The Medicaid program provides coverage to approximately 60 million low-income Americans, including pregnant women, low-income parents, children, and persons with disabilities. Approximately 9 million persons are dually eligible for both Medicare and Medicaid coverage. Persons with dual eligibility constitute a diverse population with many complex care needs. Historically, distinct federal law, regulation, program administration, and financing for Medicare and Medicaid have constrained opportunities to better integrate care between the two programs. We recommend that state and federal leaders work toward a more streamlined and coordinated approach to deliver care to persons with dual eligibility. In addition, we recommend several ways to strengthen demonstration projects that are currently under way for persons with dual eligibility.
Recommendation: Offer a federally funded financial incentive to states that enact reforms to the scope of practice for health professionals, medical liability systems, and insurance laws.
We support resources and incentives, rather than top-down mandates, to engage state leaders in supporting coordinated and accountable models of health care delivery and payment. To this end, we recommend policies to strengthen the primary care workforce and make greater use of nonphysician practitioners, to create safe harbors for physicians to improve the medical liability system and reduce the practice of defensive medicine, to address consolidation in the financing and delivery systems, and to promote price and quality transparency for consumers, families, and businesses.
We believe that the vision and recommendations articulated in our bipartisan report, if enacted together, would help to put our national health care system, as well as our economic outlook, on a more sustainable, healthful path for the future.
Project Syndicate | April 30, 2013
Over the last five years, the growth of health-care spending in the United States has slowed dramatically – to the lowest rate in the past 50 years. The slowdown is not a surprise. It is a predictable result of the recession and slow recovery that have left millions of Americans without health insurance and dampened household spending.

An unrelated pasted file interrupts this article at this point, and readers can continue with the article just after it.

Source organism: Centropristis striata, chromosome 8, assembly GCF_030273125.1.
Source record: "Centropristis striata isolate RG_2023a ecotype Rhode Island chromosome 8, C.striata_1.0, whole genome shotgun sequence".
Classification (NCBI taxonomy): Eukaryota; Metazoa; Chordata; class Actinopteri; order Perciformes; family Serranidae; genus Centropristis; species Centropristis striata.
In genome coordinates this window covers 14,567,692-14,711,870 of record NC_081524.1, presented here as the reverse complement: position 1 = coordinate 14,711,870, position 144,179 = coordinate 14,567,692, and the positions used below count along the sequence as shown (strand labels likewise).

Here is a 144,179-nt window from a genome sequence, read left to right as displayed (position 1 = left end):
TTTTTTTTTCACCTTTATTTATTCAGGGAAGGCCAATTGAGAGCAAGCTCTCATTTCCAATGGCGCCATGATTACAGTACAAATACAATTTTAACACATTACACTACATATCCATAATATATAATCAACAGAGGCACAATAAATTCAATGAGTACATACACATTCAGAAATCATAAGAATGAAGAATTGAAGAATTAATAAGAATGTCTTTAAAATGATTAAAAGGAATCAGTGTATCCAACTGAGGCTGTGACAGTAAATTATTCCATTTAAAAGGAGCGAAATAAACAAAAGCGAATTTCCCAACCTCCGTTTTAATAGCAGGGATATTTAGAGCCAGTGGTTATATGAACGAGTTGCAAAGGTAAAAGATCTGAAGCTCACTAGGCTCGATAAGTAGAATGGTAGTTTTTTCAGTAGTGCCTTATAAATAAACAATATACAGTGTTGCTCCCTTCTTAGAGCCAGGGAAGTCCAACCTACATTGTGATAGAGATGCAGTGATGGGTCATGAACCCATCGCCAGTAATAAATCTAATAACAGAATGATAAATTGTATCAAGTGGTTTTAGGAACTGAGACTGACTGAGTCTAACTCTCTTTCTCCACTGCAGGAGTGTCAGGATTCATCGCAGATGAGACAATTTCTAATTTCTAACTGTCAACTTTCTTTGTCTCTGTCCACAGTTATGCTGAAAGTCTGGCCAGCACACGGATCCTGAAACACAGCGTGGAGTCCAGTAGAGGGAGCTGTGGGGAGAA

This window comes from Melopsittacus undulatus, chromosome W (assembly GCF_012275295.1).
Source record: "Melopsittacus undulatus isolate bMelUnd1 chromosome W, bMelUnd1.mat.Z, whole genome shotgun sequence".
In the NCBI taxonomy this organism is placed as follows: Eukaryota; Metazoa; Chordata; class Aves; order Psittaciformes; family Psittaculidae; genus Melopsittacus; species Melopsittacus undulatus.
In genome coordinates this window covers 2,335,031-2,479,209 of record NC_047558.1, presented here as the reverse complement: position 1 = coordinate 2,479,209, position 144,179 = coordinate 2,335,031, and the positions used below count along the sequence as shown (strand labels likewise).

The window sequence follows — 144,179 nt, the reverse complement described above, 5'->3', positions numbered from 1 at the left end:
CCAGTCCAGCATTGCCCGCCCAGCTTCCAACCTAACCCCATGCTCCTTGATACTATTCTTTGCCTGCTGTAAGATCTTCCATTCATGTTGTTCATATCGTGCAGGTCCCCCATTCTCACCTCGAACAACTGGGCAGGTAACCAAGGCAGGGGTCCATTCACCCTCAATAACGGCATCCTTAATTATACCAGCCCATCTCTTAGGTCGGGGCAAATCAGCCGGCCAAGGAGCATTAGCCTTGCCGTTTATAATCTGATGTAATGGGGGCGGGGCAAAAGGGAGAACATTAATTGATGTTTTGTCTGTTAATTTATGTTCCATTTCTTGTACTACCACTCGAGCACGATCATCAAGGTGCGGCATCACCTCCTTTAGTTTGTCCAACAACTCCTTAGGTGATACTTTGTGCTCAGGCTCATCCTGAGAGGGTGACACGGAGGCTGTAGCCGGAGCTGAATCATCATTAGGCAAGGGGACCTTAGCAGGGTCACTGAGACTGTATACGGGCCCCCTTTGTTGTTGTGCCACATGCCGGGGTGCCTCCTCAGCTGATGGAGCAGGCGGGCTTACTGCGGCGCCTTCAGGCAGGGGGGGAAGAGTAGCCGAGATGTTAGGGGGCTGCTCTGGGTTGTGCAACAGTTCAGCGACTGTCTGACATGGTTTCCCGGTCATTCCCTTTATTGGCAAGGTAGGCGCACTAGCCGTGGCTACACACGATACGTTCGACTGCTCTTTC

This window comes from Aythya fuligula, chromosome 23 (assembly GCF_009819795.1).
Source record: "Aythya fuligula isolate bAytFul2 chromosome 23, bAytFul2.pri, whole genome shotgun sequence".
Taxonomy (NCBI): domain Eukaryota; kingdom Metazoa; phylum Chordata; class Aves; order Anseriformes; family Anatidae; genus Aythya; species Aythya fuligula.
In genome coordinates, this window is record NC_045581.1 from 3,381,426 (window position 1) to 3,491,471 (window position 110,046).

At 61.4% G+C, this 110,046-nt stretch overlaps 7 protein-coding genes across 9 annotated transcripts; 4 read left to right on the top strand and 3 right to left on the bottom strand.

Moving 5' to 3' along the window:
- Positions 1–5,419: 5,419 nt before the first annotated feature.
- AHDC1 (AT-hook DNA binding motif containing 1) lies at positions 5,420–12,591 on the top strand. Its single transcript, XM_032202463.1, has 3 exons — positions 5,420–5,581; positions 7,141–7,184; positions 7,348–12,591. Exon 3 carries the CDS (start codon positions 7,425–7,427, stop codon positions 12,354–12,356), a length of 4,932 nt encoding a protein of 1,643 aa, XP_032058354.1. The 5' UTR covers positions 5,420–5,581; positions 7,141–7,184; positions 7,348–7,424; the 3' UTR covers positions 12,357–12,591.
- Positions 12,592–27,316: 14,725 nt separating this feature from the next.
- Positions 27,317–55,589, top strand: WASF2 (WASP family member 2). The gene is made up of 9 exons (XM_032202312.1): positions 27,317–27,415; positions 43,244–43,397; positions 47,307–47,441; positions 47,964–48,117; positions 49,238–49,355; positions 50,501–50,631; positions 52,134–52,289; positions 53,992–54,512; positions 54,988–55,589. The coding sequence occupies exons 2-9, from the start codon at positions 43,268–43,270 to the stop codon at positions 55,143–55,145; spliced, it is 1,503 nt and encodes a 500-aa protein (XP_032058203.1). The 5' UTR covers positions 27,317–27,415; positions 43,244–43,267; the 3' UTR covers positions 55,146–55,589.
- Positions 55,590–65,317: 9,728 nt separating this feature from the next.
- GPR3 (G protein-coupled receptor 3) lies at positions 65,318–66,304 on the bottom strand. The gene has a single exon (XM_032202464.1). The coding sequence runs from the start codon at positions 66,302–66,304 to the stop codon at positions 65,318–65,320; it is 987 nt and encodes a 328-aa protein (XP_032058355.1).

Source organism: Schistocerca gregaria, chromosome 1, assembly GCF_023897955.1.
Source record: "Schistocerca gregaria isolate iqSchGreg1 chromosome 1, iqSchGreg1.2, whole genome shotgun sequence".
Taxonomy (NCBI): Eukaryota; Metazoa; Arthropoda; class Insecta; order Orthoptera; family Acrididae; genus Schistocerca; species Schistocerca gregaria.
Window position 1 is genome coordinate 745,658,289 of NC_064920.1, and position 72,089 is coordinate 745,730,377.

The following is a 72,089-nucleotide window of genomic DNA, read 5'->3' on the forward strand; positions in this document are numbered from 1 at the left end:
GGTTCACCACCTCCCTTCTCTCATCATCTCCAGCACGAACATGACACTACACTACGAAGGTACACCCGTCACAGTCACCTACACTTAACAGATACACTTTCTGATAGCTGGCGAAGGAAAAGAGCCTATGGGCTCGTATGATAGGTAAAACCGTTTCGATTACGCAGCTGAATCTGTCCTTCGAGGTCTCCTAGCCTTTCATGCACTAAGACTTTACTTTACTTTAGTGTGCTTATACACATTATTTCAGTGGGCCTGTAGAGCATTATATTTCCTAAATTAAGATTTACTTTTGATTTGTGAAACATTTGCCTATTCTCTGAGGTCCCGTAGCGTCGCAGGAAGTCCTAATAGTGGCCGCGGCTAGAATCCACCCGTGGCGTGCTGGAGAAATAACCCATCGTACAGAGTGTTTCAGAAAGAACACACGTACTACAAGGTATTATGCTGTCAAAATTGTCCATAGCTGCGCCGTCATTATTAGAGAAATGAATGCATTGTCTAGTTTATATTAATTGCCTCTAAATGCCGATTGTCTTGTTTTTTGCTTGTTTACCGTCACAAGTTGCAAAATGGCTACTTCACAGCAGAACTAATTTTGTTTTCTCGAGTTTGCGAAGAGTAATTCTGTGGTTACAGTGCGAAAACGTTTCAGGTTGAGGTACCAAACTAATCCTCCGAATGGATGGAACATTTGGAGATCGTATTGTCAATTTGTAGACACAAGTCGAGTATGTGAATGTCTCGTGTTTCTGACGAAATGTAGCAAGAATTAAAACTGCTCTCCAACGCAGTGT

But the size of the slowdown is surprising, as is the fact that it started several years before the 2008 recession – and not only in the private insurance system, but also in Medicare and Medicaid, the two major government health programs. (Medicare provides health coverage for retirees, and Medicaid provides coverage for low-income Americans and their children and those with disabilities.)
What explains this slowdown in health-care spending? How much of it is attributable to the weak economy, and how much is the result of changes in provider and consumer behavior?
Two recent studies offer different answers, but both predict that at least some of the slowdown will persist even after the economy recovers. That would be good news for the US economy, which currently devotes nearly 18% of GDP to health care, by far the largest share among developed countries. It would also be good news for America’s fiscal position, because Medicare and Medicaid are the two largest contributors to the long-term federal budget deficit.
The growth of health-care spending declined or remained unchanged in real (inflation-adjusted) terms each year between 2002 and 2011, falling to 3-3.1% in 2009-2011, the lowest rates on record since reporting began in 1960. Recent data indicate that after a slight acceleration in 2012, the growth of real health-care spending in 2013 has fallen back to its 2009-2011 average.
As a result of the recession and lagging recovery, health-care spending has also slowed significantly since 2009 throughout the OECD. Indeed, for the first time on record, real health-care spending stalled on average in the OECD in 2010, as developed countries, reeling from budgetary constraints, clamped down on health programs. Growth in health-care spending was slower in every OECD country in that year, with the exception of Germany.
A new study by Drew Altman, a respected health-care expert and President of the Henry J. Kaiser Family Foundation, concludes that slower growth in real GDP, along with a lower inflation rate, accounts for more than three-quarters of the slowdown in health-care spending in the US after 2001. The weak economy has caused people to postpone consumption of health-care services and has encouraged states and employers to restrain their spending on health.